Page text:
Buying a home is one of the biggest financial decisions you’ll make in your life — and one of the largest sources of stress for many first-time buyers is the financing process. Unless you’ve done a ton of research, getting a mortgage can feel confusing or even a bit overwhelming. The good news is you can have a smoother and less stressful experience by avoiding these common mistakes:
Once the buyer has found the perfect home, it is time to make an offer on the property. This is an area in which a real estate agent is invaluable. He or she will base the offer price off of comparable homes that have sold recently in the area. The agent will draft a contract that is agreeable to the home buyer. The contract will include the price of the offer, as well as terms that the seller and the buyer will need to meet in order to achieve a successful transaction. The agent will ensure that the contract meets all of the necessary legal requirements.

If your available cash doesn't cover your needs, you have several options. First-time homebuyers can withdraw up to $10,000 without penalty from an Individual Retirement Account, if you have one, though you must pay taxes on the amount. You can also receive a cash gift of up to $15,000 a year from each of your parents without triggering a gift tax.
You’re almost home. Once your mortgage is approved and at least three business days before you close, you receive a closing disclosure. It lists the fees you must pay, which typically total 2 to 5 percent of the home price. Read this closely and tell your lender if anything seems off. Know what to bring to your closing—such as your ID and any payments that are due. If you have a cosigner, that person needs to be there. Most of the time is taken up carefully signing forms. Once the loan closes—which may take a couple days—the funds go to the seller, you get handed the keys and the home is yours!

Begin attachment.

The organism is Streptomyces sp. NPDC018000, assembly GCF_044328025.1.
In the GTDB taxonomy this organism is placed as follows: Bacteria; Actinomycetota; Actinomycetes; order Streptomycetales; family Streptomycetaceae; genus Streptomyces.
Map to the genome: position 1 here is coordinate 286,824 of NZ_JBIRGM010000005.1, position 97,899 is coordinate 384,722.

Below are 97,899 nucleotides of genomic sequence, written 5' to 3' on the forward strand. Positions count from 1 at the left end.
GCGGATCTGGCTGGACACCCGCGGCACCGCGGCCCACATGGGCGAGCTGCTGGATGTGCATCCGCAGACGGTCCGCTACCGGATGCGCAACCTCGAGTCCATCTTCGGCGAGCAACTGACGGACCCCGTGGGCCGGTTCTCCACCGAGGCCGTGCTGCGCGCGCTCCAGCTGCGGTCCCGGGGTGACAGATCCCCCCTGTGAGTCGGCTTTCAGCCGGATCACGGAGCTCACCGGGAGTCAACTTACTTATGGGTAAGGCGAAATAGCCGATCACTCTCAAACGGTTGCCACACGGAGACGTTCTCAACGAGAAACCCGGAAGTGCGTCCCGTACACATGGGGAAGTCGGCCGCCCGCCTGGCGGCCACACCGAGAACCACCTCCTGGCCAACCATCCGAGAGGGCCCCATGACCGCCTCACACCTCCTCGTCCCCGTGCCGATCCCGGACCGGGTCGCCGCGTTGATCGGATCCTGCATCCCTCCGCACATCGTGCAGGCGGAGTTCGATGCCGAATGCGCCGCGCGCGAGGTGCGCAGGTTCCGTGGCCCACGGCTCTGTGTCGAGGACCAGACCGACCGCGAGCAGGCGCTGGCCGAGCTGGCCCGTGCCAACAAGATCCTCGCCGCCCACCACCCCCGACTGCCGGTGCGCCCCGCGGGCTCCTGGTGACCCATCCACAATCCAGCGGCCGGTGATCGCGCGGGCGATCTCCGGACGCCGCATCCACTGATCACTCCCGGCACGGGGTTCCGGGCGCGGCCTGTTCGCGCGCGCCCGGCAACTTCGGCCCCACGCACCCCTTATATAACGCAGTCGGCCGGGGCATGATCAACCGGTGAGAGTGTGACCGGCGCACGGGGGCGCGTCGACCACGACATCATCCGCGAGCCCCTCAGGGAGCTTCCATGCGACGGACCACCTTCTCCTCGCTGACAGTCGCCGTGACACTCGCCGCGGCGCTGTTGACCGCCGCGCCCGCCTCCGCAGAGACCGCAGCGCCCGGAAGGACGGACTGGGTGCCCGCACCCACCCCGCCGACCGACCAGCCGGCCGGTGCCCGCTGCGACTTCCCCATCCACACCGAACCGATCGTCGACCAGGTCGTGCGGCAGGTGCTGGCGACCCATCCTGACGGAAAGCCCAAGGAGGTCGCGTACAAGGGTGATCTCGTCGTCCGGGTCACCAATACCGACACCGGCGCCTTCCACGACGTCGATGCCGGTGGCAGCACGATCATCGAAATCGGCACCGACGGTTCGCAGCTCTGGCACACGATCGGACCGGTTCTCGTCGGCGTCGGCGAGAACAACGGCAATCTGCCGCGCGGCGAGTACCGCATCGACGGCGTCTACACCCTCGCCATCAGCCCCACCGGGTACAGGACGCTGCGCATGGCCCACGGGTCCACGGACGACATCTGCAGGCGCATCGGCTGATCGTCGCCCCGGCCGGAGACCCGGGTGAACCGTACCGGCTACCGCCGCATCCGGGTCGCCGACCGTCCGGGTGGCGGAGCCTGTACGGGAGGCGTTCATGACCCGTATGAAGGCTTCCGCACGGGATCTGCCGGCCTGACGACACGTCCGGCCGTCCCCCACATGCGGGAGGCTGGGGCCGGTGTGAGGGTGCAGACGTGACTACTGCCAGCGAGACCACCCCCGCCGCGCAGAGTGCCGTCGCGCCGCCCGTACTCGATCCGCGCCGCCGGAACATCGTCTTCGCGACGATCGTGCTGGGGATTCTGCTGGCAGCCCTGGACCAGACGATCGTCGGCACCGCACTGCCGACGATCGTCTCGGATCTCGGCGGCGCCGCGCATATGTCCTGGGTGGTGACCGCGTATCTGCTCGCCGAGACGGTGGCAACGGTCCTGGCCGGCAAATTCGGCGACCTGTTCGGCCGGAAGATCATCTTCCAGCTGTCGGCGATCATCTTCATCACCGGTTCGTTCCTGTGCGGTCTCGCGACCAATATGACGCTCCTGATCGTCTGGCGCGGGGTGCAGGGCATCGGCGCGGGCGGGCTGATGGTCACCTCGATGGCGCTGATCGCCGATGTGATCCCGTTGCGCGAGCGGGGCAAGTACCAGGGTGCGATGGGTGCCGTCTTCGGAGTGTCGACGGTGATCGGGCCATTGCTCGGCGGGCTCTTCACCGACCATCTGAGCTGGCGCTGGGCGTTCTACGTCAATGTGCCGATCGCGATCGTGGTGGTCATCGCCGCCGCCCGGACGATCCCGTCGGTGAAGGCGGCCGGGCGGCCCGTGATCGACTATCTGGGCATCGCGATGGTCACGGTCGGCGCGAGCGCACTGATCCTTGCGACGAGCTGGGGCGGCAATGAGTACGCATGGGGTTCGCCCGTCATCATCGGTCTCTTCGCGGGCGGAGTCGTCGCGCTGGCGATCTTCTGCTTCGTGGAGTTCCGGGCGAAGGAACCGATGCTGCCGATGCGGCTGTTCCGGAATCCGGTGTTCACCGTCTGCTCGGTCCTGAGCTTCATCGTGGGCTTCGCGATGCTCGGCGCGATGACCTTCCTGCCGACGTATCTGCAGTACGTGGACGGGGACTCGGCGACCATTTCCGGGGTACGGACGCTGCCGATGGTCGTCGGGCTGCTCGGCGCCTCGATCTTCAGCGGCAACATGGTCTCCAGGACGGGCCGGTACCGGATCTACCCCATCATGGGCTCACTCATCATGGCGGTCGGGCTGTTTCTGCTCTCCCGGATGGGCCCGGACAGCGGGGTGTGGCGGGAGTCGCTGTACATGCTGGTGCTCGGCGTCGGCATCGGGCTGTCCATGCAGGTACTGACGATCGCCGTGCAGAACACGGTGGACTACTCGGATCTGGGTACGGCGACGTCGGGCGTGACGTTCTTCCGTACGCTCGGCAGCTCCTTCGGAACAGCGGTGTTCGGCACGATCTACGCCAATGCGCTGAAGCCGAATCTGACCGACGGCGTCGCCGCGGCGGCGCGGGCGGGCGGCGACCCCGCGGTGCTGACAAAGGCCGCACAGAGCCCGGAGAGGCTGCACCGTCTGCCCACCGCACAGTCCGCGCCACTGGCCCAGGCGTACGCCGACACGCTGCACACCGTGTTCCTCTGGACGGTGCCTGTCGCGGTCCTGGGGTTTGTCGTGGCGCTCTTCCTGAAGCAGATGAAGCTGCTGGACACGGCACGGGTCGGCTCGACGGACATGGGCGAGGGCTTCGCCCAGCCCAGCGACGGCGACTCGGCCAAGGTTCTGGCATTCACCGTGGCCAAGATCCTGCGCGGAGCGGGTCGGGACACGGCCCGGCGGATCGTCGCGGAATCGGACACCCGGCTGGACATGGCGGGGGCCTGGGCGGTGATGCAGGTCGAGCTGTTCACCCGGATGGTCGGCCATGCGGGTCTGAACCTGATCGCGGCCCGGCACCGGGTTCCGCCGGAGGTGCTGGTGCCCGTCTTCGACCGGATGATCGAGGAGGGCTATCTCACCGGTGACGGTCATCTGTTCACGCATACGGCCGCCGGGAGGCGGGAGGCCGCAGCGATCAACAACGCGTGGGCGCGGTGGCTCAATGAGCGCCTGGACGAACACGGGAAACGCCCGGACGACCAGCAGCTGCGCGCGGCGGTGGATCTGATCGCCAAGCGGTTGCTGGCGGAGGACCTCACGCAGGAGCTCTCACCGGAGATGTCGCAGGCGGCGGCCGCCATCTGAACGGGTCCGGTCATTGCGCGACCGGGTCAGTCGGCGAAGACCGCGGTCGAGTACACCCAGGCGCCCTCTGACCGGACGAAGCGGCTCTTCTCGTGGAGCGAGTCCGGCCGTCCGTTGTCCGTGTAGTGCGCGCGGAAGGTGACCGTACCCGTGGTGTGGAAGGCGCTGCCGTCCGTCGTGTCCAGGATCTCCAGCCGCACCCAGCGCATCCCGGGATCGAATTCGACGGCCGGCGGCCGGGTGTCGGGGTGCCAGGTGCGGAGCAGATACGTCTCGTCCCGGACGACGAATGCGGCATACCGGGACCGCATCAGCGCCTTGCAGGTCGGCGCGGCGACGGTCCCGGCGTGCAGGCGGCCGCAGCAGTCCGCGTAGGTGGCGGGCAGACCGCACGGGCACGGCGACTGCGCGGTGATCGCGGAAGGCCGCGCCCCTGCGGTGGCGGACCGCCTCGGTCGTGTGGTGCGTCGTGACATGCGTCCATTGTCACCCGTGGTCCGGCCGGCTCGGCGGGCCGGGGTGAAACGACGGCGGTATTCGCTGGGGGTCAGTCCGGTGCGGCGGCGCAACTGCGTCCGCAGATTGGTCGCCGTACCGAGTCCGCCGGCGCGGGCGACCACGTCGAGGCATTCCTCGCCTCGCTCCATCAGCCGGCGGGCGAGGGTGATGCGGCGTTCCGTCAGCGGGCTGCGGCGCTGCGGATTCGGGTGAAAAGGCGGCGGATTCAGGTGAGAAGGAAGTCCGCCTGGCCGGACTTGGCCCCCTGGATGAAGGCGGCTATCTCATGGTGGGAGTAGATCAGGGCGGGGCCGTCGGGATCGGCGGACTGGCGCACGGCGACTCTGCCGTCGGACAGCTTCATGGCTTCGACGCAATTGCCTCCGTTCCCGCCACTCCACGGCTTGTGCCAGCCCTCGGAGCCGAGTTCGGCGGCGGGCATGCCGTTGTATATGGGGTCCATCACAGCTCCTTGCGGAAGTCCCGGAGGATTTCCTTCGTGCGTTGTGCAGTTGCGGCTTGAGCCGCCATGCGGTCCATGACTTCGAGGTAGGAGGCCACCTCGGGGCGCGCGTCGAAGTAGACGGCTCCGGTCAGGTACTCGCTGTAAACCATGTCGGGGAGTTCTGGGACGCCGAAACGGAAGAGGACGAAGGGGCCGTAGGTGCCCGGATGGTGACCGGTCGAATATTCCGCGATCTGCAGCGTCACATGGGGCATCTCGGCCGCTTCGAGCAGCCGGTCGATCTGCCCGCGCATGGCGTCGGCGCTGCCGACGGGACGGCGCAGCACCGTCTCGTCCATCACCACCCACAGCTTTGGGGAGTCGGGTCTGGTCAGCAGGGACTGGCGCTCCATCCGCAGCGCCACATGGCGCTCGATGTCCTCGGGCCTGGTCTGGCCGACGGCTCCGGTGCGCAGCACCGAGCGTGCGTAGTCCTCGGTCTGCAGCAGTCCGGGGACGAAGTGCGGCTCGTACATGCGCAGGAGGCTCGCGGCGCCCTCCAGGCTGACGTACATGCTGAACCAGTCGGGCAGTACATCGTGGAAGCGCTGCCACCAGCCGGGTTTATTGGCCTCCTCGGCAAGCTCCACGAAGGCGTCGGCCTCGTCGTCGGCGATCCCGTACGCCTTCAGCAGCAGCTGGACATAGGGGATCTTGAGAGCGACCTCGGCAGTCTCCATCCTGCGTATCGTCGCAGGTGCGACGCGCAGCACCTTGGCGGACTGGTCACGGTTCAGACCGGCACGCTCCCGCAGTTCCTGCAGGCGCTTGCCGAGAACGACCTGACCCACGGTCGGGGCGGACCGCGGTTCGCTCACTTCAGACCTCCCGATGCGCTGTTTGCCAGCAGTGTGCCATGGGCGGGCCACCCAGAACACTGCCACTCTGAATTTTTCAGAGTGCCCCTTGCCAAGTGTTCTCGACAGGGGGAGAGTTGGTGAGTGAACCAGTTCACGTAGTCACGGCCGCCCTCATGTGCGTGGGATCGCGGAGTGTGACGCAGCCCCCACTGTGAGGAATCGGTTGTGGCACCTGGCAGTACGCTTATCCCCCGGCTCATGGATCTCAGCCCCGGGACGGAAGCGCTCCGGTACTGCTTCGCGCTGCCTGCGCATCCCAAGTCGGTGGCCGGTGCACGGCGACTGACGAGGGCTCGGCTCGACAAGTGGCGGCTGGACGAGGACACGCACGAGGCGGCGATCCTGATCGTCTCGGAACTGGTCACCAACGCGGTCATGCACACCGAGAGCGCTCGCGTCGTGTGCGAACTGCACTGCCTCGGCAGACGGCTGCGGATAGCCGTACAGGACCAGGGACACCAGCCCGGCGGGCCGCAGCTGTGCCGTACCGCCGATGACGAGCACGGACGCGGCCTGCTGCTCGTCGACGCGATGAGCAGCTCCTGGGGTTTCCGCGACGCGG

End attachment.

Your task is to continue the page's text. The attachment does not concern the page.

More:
Before you head out home buying, you should seek pre-approval from a lender for a home loan. This is where you meet with a loan officer, ideally a few at various mortgage companies. Each mortgage lender will scrutinize your financial background—such as your debt-to-income ratio and assets—and use this info to determine whether they're willing to loan you money, and what size monthly payment you can realistically afford. This will help you target homes in your price range. And that's good, since a purchase price that's beyond your financial reach will make you sweat your mortgage payment and puts you at risk of defaulting on your loan.
To begin, check your credit report to make sure there are no errors on it. Credit reports from each of the three major credit reporting agencies: Equifax, Experian and TransUnion, are available for free once every 12 months. If there are errors, then contact each agency and report the mistake. You can also check your credit score for free with Bankrate. The goal is to raise your credit score before you shop for mortgages.